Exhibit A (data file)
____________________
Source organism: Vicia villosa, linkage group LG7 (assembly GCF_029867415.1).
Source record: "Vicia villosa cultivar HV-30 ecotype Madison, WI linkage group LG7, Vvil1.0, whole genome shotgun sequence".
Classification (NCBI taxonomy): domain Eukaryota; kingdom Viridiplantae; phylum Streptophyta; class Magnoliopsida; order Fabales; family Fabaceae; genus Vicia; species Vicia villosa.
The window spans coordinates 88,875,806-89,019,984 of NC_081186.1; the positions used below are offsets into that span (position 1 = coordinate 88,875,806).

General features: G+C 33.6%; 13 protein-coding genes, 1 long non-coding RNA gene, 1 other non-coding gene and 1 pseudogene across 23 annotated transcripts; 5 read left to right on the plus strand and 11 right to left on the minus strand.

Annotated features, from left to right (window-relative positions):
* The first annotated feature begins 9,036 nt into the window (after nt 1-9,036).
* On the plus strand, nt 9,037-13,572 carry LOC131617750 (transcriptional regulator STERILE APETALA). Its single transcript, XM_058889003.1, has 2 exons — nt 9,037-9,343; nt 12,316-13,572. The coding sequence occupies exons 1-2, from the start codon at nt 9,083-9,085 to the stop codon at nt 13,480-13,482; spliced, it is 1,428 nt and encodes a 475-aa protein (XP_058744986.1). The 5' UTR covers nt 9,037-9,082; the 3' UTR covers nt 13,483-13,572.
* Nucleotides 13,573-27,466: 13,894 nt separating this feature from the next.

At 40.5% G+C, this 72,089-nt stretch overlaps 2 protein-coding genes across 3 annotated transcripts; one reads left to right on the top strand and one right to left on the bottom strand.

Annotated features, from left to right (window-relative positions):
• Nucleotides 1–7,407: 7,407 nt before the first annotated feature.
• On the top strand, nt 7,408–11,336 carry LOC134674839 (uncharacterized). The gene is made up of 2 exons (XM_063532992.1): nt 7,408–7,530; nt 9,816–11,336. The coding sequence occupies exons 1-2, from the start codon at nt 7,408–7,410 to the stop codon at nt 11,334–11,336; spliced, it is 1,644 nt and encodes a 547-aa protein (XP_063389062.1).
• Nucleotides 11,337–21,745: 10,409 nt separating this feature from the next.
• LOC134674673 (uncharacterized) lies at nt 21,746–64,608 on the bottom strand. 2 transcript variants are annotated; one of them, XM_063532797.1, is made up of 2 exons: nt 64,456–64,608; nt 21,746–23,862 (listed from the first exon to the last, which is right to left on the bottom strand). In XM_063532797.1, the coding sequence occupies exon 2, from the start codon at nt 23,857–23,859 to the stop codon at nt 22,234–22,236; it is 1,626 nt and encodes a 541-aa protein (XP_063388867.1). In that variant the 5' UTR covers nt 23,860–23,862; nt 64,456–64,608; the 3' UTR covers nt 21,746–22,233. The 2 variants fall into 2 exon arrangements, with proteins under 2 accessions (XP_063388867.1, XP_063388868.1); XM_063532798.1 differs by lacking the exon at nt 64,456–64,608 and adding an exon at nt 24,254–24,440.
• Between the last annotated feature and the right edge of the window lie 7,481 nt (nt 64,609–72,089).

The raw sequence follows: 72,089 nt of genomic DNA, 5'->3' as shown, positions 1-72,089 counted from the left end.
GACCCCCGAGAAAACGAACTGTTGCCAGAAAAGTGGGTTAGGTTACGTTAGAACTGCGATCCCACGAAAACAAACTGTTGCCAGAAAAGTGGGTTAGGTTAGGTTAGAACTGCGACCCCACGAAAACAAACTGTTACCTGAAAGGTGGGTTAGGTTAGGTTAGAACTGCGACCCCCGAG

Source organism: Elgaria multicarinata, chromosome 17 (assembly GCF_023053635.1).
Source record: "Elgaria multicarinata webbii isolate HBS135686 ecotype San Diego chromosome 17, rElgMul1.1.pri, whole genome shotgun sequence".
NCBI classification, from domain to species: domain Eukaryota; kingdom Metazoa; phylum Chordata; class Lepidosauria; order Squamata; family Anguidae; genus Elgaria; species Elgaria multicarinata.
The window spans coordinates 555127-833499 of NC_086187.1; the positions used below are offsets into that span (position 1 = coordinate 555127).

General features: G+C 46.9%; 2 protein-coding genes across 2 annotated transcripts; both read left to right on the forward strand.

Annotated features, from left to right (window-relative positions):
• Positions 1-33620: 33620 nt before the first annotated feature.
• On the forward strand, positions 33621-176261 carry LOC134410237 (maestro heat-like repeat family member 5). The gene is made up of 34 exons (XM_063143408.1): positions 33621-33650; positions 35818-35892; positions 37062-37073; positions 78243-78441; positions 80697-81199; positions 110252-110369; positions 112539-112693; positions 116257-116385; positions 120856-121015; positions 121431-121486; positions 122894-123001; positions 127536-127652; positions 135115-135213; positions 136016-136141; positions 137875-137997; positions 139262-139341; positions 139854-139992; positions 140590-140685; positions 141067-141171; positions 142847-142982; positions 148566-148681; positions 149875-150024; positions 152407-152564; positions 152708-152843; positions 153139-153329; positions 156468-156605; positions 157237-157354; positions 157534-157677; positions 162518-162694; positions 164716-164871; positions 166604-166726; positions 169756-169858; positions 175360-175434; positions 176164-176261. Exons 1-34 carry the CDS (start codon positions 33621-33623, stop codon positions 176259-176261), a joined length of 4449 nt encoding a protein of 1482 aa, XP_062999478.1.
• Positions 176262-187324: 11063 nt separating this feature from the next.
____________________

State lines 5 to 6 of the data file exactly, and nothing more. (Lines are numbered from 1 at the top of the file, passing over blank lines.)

General features: G+C 33.6%; 13 protein-coding genes, 1 long non-coding RNA gene, 1 other non-coding gene and 1 pseudogene across 23 annotated transcripts; 5 read left to right on the plus strand and 11 right to left on the minus strand.

Annotated features, from left to right (window-relative positions):